Modi's Ramallah visit to focus on India's development aid to Palestine

Modi's Ramallah visit to focus on India's development aid to Palestine

NEW DELHI, dhns: Prime Minister Narendra Modi's forthcoming visit to Ramallah on February 10 will focus much on India's development assistance to Palestine - apart from reaffirming New Delhi's traditional support to the "two-state solution".

The prime minister is likely to convey to Palestine President Mahmoud Abbas that India remains in favour of an early resumption of talks between Palestinian and Israeli sides to move towards finding a comprehensive resolution. He will also reiterate New Delhi's position that the peace process should result in a "sovereign, independent, united and viable Palestine, co-existing peacefully with Israel".

But, according to the sources in New Delhi, the highlight of the meeting between Modi and Abbas will be New Delhi's pledge to continue and augment India's support to development and nation-building efforts of Palestine.

Modi and Abbas will inaugurate Palestine Institute of Diplomacy in Ramallah an institution, which was built with a $ 4.5 million fund provided by India.

The prime minister is likely to reassure the Palestinian president that New Delhi would continue to work with Ramallah to build Palestine's economy and contribute to improving the lives of Palestinians.

Sources told the DH that Modi would announce several new initiatives by India to support the development and capacity-building efforts of Palestine, with particular emphasis on the areas of information technology and development of skills of the youths.

Modi and Abbas will also review the progress of works on Palestine-India Techno Park in Ramallah. New Delhi has committed a fund of $12 million for the Techno Park, which, once completed, would serve as a hub, offering a one-stop solution for all information technology-related training and services in Palestine.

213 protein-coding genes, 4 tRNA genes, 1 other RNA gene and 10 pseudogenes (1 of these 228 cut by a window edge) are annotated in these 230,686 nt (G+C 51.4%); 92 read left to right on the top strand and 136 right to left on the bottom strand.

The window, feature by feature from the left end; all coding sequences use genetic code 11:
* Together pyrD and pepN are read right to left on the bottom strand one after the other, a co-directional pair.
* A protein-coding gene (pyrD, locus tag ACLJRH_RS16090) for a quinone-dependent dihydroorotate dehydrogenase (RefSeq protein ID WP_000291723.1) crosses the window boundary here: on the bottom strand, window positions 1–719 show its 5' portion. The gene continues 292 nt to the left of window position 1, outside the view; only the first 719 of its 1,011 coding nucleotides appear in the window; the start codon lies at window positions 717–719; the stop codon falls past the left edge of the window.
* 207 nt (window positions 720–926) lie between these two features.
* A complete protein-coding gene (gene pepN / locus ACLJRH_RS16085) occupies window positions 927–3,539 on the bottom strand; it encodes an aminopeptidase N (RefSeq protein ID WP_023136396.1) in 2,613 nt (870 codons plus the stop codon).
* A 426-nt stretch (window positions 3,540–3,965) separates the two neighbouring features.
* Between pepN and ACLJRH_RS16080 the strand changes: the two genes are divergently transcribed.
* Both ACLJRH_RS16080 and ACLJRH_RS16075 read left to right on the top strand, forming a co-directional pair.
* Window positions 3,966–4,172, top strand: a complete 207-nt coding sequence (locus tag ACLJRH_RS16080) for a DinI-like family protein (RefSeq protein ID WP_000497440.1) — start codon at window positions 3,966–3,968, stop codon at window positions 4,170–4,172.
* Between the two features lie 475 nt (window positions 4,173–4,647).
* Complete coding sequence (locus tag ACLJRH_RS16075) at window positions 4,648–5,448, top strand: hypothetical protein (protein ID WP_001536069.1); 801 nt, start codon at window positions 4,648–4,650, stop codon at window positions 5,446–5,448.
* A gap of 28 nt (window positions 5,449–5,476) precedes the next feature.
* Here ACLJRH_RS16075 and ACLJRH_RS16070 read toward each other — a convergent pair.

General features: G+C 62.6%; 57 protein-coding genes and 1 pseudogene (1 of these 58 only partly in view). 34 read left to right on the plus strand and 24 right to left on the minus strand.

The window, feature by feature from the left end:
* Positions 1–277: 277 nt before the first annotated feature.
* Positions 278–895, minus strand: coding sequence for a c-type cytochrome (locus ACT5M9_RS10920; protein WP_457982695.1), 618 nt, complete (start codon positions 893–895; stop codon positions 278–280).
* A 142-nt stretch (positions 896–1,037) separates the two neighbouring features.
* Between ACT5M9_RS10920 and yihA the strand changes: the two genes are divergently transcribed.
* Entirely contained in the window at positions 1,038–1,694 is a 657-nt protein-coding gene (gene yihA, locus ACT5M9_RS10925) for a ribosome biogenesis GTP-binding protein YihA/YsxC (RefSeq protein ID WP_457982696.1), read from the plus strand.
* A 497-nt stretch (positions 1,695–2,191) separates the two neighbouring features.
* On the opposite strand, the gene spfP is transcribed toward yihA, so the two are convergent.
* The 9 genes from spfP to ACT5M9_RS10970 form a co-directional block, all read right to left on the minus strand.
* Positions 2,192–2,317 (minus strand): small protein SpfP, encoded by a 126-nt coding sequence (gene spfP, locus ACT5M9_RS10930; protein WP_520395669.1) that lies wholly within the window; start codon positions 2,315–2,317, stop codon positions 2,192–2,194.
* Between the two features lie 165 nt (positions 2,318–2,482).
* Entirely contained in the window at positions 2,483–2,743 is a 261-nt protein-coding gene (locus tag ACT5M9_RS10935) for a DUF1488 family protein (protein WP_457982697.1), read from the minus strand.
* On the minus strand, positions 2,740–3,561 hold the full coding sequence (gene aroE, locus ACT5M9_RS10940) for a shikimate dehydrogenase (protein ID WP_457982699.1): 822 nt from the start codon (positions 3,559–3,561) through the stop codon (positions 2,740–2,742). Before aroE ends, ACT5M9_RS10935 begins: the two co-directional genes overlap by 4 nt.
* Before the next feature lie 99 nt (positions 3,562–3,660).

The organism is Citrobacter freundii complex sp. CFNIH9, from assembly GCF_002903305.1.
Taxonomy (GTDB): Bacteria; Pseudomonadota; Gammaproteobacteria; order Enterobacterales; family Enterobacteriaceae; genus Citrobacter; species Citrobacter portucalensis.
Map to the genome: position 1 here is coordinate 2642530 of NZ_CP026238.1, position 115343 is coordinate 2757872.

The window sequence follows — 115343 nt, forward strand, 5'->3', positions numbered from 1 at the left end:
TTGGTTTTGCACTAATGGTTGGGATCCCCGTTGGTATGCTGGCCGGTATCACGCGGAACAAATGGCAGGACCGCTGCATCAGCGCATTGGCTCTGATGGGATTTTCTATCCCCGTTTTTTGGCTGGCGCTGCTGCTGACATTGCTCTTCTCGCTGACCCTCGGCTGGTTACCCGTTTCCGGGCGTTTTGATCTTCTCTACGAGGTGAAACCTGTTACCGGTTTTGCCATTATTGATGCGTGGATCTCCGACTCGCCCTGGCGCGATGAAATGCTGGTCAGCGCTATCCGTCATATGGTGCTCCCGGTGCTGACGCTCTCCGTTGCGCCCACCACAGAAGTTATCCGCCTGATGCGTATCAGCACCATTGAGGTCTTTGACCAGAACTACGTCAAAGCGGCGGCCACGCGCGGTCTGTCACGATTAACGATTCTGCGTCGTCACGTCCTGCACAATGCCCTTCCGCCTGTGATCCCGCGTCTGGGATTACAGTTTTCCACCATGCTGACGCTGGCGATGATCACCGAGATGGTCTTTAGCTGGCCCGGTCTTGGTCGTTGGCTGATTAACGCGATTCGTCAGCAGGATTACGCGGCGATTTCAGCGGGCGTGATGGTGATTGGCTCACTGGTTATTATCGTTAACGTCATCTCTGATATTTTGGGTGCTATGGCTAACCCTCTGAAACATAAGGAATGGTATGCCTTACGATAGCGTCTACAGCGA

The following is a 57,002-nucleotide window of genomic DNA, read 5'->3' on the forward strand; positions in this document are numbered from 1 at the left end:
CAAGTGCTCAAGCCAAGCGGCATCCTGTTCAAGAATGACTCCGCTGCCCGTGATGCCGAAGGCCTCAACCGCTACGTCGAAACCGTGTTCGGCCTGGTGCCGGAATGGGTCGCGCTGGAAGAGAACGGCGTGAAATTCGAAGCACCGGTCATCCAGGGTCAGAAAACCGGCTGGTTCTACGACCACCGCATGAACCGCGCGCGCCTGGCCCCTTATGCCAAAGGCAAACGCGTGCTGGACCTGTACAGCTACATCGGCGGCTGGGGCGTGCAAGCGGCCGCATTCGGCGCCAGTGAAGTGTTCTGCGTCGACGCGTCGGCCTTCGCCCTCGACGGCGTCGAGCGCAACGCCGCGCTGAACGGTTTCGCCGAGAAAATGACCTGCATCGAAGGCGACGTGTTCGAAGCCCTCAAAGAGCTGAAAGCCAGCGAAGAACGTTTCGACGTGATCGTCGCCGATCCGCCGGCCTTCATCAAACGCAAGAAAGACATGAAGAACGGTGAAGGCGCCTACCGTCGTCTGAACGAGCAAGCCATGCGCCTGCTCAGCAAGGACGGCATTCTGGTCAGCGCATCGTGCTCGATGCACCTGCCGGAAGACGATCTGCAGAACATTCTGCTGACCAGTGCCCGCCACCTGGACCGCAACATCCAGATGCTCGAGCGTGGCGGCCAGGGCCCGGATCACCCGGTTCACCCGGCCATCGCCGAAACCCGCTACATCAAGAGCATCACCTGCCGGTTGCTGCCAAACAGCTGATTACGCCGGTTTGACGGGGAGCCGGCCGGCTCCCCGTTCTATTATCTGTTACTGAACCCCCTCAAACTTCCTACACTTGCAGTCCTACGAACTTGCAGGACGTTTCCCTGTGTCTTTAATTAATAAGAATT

Modi is going to be the first Indian prime minister to visit Palestine.

India in December 2017 voted at the United Nations General Assembly in favour of a resolution asking the United States to withdraw President Donald Trump's recent decision to recognize Jerusalem as the capital of Israel. New Delhi, itself, however, stopped seeking East Jerusalem as the capital of Palestine after December 2016.

Modi's visit to Israel in July de-linked New Delhi's relations with Israel and Palestine. The Indian dignitaries visiting Israel in the past had always made it a point to visit Palestine too.

India was the first non-Arab country to recognise Palestine way back in 1988. But New Delhi's growing ties with Israel after the Bharatiya Janata Party's ascent to power in May 2014 fuelled speculation about India reviewing its position on Palestine.

The Modi government, however, made it clear that while India would continue to support the cause of Palestine, it would also seek to build stronger ties with Israel.

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